List of dukes in Europe

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The following is a list of historic duchies in Europe:


The Austrian lands:

The Habsburg dukes came to style themselves Archdukes.


The Czech lands:

The Duchy of Bohemia became Kingdom of Bohemia in 1212.


Although the titled aristocracy of Germany no longer holds a legal rank, nearly all ducal families in Germany continued to be treated as dynastic (i.e., "royalty") for marital and genealogical purposes after 1918. Some maintain dynastic traditions that are reflected in roles they still play in high society, philanthropy and Germany's version of local "squirearchy".

At first, the highest nobles – de facto equal to kings and emperors – were the Dukes of the stem duchies:

Later, the precedence shifted to the prince-electors, the first order amongst the princes of the empire, regardless of the actual title attached to the fief. This college originally included only one Duke, the Duke of Saxony. The ducal title, however, was not limited by primogeniture in the post-medieval era. All descendants in the male line, including females, shared the original title, but each male added as a suffix the name of his inherited domain to distinguish his line from that of other branches. From the 19th century, some cadets of the kingly houses of Bavaria and Württemberg, and all those of the grand-ducal houses of Mecklenburg-Schwerin, Mecklenburg-Strelitz and Oldenburg, took the ducal prefix as their primary style instead of that of Prince (Prinz).

There were many other duchies, some of them insignificant petty states (Kleinstaaterei):

On the Baltic south coast[edit]

The Low countries (Netherlands/Belgium/Luxembourg)[edit]


The Kingdom of the Lombards was divided in several duchies, as follows:

They have been suppressed or transformed in counties as consequence of the Frankish conquest of the Kingdom in 776. Only the two southern duchies of Spoleto and Benevento were spared and survived some centuries.

In the same period (the Early Middle Ages) also many Italian territories under Byzantine suzerainty (in the Exarchate of Ravenna) were organized in duchies, and notably the following ones:

The first four were Tyrhenean port cities and survived as semi-autonomous states until the Norman conquest of Southern Italy in the 11th and 12th centuries. The Duchy of Rome was transformed in the Papal State as consequence of the Donation of Sutri in 728. The Duchy of Venice became the Republic of Venice and its head of state retained the title of doge, equivalent to that of duke.

In 1059 Robert Guiscard, head of the Norman House of Hauteville, was created by the Pope Duke of Apulia and Calabria. When the State was raised to Kingdom of Sicily in 1180, the title of Duke of Apulia and Calabria was used intermittently for the heir to throne.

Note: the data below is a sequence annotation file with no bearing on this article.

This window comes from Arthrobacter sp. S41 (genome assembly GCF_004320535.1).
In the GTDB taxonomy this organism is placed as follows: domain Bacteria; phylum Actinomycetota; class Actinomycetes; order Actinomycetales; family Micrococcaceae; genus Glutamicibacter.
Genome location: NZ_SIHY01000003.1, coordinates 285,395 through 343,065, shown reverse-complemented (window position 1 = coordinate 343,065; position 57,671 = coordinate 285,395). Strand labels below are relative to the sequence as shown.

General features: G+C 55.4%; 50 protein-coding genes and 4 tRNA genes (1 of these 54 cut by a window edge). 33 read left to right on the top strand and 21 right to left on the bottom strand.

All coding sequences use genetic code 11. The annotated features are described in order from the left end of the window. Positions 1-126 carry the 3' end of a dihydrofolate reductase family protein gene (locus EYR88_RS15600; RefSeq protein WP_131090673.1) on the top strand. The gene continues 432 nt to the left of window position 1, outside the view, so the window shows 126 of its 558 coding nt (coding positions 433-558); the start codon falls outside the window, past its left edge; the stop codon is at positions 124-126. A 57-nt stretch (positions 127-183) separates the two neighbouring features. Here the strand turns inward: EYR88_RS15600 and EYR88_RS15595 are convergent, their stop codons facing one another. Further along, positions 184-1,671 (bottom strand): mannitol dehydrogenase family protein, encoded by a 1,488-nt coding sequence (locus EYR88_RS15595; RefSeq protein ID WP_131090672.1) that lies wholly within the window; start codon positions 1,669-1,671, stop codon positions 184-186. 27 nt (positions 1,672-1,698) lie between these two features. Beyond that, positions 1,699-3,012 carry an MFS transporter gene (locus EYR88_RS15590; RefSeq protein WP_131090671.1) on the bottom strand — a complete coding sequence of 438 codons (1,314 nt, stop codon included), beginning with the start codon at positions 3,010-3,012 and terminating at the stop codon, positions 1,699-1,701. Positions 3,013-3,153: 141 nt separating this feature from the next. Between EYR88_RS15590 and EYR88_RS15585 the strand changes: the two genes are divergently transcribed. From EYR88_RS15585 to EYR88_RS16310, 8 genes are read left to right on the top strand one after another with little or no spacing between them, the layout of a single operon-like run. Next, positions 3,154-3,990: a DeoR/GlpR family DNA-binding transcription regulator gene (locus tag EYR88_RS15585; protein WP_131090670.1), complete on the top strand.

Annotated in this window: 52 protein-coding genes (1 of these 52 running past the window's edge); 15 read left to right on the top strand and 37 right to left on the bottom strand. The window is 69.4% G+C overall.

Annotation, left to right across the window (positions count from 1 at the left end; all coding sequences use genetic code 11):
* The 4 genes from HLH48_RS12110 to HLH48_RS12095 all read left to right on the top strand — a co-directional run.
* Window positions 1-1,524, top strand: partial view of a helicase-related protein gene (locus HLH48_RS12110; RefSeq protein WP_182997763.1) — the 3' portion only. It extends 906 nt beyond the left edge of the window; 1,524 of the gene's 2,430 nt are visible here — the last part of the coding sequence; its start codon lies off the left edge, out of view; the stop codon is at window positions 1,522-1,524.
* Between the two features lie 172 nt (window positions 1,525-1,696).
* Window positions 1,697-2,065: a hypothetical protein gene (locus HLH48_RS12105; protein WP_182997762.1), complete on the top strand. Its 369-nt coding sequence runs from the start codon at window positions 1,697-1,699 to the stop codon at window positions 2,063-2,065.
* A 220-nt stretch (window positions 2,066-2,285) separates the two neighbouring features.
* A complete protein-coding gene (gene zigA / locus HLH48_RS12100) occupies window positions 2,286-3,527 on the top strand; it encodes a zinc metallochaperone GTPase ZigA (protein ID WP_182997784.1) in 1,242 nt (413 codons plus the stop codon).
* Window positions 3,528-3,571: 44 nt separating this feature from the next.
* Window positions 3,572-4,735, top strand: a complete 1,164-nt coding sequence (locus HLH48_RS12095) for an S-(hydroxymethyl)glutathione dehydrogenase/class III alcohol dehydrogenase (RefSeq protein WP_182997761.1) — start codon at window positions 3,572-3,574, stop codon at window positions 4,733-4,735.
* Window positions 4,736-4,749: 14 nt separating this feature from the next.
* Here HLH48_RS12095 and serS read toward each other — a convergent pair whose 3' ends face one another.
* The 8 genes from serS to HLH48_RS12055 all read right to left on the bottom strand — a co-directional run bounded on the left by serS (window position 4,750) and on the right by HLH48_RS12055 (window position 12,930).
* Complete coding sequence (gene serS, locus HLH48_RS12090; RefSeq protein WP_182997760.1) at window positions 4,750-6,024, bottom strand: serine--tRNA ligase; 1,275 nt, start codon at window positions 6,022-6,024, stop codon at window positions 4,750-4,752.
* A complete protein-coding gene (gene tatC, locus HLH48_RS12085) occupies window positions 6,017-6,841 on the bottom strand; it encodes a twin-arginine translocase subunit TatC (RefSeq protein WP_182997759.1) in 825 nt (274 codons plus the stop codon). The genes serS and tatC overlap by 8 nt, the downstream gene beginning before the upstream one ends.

Since 1395 the major Signorias of the Kingdom of Italy (which was part of the Holy Roman Empire) began to be raised to Dukedoms by the Emperor. By the centuries more and more Dukedoms were created in this way and they became de facto sovereign states. The Duchies created after 1395 were the following ones:

We should also remember that the Duchy of Savoy, though it was not an Italian state, had suzerainety on Piedmont.
Finally, the Republic of Genoa and the Republic of Venice were regarded as equivalent to Dukedoms, since their elective crowned heads of state had the title of doge, in style echoed by the minute Adriatic republic of Senarica.

Also the Pope created some sovereign duchy during the Renaissance, notably:

While the King of Naples created only one, the Duchy of Sora.

See also Historical states of Italy

In the Papal states and in the Kingdoms of Naples and Sicily the Pope and the king, respectively, granted the title of duke as the second rank of nobility, just inferior to that of prince. These dukes, however, always remained vassals.
They include:

Since 1081 the Duchies of Benevento and Pontecorvo had been two among the Papal states, and, in fact, no duke was appointed.

A unique Napoleonic particularity was the creation by decree of 30 March 1806 of a number of duchés grand-fiefs. As the name suggests, these were duchies, but forming an exclusive order of 'great fiefs' (twenty among some 2200 noble title creations), a college nearly comparable in status to the original anciennes pairies in the French kingdom. Since Napoleon I wouldn't go back on the Revolution's policy of abolishing feudalism in France, but didn't want these grandees to fall under the 'majorat' system in France either, he chose to create them outside the French "metropolitan" empire, notably in the following Italian satellite states, and yet all awarded to loyal Frenchmen, mainly high military officers:

In the Kingdom of Italy, in personal union with France, personally held by Napoleon I:

In the Principality of Lucca-Piombino, only Massa et Carrara: for Régnier, judge (extinguished 1962); Massa and Carrara were separated from the kingdom of Italy by article 8 of the decree of March 30, 1806 and united to the principality of Lucca-Piombino by another decree of March 30, 1806.

In the Kingdom of Naples :

In the states of Parma and Piacenza, ceded to France by the treaty of Aranjuez of 21 March 1801, shortly before both territories were united to the French Empire on 24 May 1808:

In 1815 the Congress of Vienna created the last Italian sovereign duchy, the Duchy of Lucca.